Poor Risk Factor Control in Nearly 18%

The analysis included a sample of 15,651 participants who completed the 2012 Medical Expenditure Panel Survey (MEPS), which is part of a set of large-sce national surveys designed to collect information from individuals and families about the health services used, their frequency, and cost, among other variables.

Individuals were stratified based on control of six risk factors for cardiovascular disease. These risk factors—hypertension, diabetes mellitus, hypercholesterolemia, smoking status, physical activity, and obesity—are part of the AHA “Life’s Simple 7”, a metric used to assess cardiovascular health based on modifiable risk factors. The researchers did not include dietary habits in their analysis as no such data are available from the MEPS database. In the present analysis, participants were categorized as having a poor (≥ 4 cardiovascular risk factors), average (2-3 risk factors), and optimal (0-1 risk factors) profile.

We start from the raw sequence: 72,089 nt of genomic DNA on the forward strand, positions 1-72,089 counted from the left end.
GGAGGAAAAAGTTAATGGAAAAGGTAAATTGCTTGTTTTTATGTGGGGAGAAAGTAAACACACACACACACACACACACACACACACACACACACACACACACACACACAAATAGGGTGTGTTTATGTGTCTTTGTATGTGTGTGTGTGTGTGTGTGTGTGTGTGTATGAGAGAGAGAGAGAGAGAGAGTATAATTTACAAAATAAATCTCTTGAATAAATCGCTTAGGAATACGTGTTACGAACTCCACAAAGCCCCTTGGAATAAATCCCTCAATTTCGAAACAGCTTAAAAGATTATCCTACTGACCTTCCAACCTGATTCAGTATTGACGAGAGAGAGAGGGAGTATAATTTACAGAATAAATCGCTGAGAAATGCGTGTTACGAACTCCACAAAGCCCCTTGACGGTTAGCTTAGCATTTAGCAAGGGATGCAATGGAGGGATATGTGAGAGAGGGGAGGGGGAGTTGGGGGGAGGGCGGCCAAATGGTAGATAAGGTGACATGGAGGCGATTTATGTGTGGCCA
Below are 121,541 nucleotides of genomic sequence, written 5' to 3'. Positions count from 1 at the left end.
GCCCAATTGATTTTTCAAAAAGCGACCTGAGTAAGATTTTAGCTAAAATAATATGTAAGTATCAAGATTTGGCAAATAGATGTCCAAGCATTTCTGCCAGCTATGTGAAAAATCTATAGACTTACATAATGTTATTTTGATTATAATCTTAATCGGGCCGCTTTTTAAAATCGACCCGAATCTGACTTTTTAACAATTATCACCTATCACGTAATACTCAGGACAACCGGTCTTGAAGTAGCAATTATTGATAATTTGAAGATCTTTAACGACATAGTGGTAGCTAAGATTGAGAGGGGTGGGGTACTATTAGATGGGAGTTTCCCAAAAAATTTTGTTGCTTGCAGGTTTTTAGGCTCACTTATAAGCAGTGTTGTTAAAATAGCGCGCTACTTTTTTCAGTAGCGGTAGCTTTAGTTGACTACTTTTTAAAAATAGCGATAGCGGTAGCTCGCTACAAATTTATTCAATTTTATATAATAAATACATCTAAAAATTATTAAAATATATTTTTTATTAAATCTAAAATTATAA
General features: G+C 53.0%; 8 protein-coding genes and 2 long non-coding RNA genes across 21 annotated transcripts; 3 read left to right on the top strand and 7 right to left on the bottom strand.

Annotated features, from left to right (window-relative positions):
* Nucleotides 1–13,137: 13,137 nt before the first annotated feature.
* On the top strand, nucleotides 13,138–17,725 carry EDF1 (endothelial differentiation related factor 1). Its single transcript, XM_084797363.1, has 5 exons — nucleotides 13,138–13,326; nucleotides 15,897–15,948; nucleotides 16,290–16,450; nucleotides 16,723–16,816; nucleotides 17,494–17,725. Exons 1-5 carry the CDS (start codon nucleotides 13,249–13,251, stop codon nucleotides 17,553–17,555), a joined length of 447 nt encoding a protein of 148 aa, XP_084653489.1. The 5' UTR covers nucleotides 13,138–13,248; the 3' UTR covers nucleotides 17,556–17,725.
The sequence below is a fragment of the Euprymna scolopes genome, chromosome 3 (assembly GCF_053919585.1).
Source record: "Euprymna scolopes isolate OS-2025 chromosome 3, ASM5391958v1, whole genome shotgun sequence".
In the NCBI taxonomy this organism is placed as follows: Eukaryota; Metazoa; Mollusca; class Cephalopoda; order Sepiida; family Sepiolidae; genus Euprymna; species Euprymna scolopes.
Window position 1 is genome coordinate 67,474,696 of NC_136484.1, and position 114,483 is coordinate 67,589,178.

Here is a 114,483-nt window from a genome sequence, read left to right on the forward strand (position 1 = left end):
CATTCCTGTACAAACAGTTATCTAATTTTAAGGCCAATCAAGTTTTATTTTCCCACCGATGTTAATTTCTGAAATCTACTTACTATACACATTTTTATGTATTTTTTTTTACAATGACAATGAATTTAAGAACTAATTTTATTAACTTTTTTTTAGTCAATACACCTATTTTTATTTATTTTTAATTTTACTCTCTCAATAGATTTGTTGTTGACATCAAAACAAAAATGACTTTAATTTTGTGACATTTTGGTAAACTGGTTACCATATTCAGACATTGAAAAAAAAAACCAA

In total, 37.8% of the surveyed individuals had optimal control of cardiovascular risk factors, 44.7% had average, and 17.4% had poor control. Extrapolated to the US population, this translated into approximately 54.2 million, 64.1 million, and 24.9 million people, respectively. In the fully adjusted model, those with CVD and poor control of cardiovascular risk factors had a mean annual expenditure of $14,157 compared with $8,211 for individuals with CVD but optimal risk factor control. Similar trends were observed in participants without CVD, with individuals having poor, average, and optimal risk factor control spending $8,028, $5,469, and $3,998 annually on healthcare.